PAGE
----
|1/14/2012||SEIU national blog||State of the Dream 2012 synopsis by Kawana Lloyd|
|1/15/2012||Inequality.org||A Financial Nest Egg for Every American Baby?|
|1/15/2012||The Daily World||Remembering Marting Luther King, Jr.|
|1/15/2012||Black Economic Development||Racial Economic Divide Threatens Stability of the Entire Economy|
|1/16/2012||KBOO-FM (Portland, OR)||Tom Becker reads from State of the Dream 2012|
|1/16/2012||Concord Monitor||King's Legacy: Workers' Rights by Arnie Alpert|
|1/16/2012||Black Agenda Report||Listen to Black Agenda Radio (week of January 16, 2012) with Glen Ford|
|1/16/2012||Facing South (Institute for Southern Studies blog)||Dr. King's March to Occupy D.C. for Economic Justice by Chris Kromm|
|1/17/2012||YourBlackWorld.com||What is the State of "The Dream?" by Dr. Julianne Malveaux|
|1/17/2012||WPKN-FM "Between the Lines" with Scott Harris||PODCAST feat. Director of NAACP Economic Dept. & State of the Dream 2012 co-author Dedrick Muhammad|
|1/17/2012||AllGov.com||Median Income for White Families in U.S. Almost Double Blacks and Latinos|
|1/17/2012||OurFuture.org (Campaign for America's Future)||Romney on the Side of Disenfranchising Black Voters by Isaiah J. Poole|
|1/17/2012||WBAI-FM "Talk Back!" with Hugh Hamilton||PODCAST feat. State of the Dream 2012 co-authors, Wanjiku Mwangi & Tim Sullivan|
|1/17/2012||The Louisiana Weekly||U.S. Cities, Nation Face Challenge as Americans Paulse to Remember MLK|
|1/18/2012||The Seattle Medium||A Diverse U.S. Population Will Not Guarantee Parity by George E. Curry|
|1/19/2012||Dollars & Sense magazine||The Great Recession in Black Wealth by Judy Wicks-Lim|
Martin Luther King Jr. gave his life to the struggle for racial equality. The vast racial economic divide remains a fact of American life more than forty years after his assassination.
White 7.5%, Black 15.8%, Latino 11.0%
Ratio to White: Black 2.1 to 1, Latino 1.5 to 1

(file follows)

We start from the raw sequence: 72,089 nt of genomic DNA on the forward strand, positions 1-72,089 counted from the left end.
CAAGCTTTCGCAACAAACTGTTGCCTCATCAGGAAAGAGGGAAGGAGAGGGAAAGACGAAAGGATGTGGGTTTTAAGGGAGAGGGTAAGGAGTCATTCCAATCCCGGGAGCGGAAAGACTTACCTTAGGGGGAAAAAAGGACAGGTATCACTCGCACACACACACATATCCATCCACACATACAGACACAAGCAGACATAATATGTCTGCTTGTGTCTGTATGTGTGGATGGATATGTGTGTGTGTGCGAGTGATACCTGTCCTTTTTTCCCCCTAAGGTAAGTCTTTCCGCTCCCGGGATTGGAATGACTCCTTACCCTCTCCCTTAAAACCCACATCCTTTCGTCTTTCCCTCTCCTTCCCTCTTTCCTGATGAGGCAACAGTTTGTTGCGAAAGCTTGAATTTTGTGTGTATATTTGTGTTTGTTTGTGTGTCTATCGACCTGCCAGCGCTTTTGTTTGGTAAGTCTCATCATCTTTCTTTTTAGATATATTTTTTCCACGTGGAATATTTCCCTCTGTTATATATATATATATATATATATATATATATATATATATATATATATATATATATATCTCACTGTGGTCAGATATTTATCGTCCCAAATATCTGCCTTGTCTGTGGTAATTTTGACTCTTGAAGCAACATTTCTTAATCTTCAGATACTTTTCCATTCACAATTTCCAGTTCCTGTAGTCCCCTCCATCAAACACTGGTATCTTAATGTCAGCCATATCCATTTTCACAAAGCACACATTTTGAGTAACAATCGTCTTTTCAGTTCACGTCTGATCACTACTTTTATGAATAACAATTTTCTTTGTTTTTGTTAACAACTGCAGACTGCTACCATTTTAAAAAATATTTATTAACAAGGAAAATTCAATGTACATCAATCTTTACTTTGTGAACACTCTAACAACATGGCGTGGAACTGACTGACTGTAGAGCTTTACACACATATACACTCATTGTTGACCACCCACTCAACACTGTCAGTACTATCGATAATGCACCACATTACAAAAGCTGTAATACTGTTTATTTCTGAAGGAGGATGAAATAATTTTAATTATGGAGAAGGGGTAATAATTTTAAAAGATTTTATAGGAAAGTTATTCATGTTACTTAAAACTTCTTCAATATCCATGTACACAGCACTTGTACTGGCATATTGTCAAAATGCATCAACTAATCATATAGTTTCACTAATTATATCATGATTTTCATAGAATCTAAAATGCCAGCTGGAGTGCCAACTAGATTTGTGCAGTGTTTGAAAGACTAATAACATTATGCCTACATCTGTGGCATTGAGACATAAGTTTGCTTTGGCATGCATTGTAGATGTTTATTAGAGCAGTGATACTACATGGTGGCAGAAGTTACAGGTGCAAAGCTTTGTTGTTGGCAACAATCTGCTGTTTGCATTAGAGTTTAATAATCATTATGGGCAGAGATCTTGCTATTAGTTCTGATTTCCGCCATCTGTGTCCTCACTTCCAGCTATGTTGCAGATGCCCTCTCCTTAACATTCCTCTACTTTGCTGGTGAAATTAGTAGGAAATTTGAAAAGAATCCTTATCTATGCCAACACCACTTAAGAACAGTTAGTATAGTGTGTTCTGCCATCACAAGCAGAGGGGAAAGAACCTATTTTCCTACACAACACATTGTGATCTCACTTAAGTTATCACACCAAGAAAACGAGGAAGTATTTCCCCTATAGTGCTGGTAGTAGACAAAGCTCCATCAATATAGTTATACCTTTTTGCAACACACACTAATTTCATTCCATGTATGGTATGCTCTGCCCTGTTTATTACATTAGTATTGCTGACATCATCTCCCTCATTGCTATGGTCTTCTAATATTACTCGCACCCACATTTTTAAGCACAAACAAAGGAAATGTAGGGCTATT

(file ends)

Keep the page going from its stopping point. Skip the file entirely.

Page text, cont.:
Median Family Income (2010):
White $70,000, Black $40,000, Latino $40,000
Ratio to White: Black 57¢ per dollar, Latino 57¢ per dollar
Poverty Rates (2010):
White 9.5%, Black 25.7%, Latino 25.4%
Ratio to White: Black 2.7 to 1, Latino 2.7 to1
Education - Adults with College Degrees (Bachelor’s or Higher) (2010):
White 33.2%, Black 20.0%, Latino 13.9%
Ratio to White: Black 60% as likely to have a bachelor’s degree, Latino 42% as likely to have a bachelor’s degree
Incarceration Rates (2009):
White 0.39%, Black 2.39%, Latino 0.97% of the population is in prison
Ratio to White: Black 6.1 times more likely to be in prison, Latino 1.5 times more likely to be in prison.
Average Family Net Wealth (2007) Near the Height of the Housing Bubble:
White $675,000, Black $134,000, Latino $185,000
Ratio to White: Black 20¢ per dollar, Latino 27¢ per dollar
Dr. King described the civil rights victories of the 1960s as having achieved “a degree of decency, not of equality.” Racial economic equality remains a disturbingly elusive and distant dream. In wealth and incarceration, the Black White divide has worsened in the last thirty years. The economic situation for the average Latino family has deteriorated overall relative to Whites since 1980.
Read our 2012 State of the Dream report, The Emerging Majority, for more details on how we got here and where we are headed. In the report, we look thirty years ahead to 2042 when the Census Bureau projects that people of color will become a majority of the population. We examine the trends in racial ineqaulity over the last thirty years, since the election of Ronald Reagain in 1980, and project those trends thirty years forward to 2042.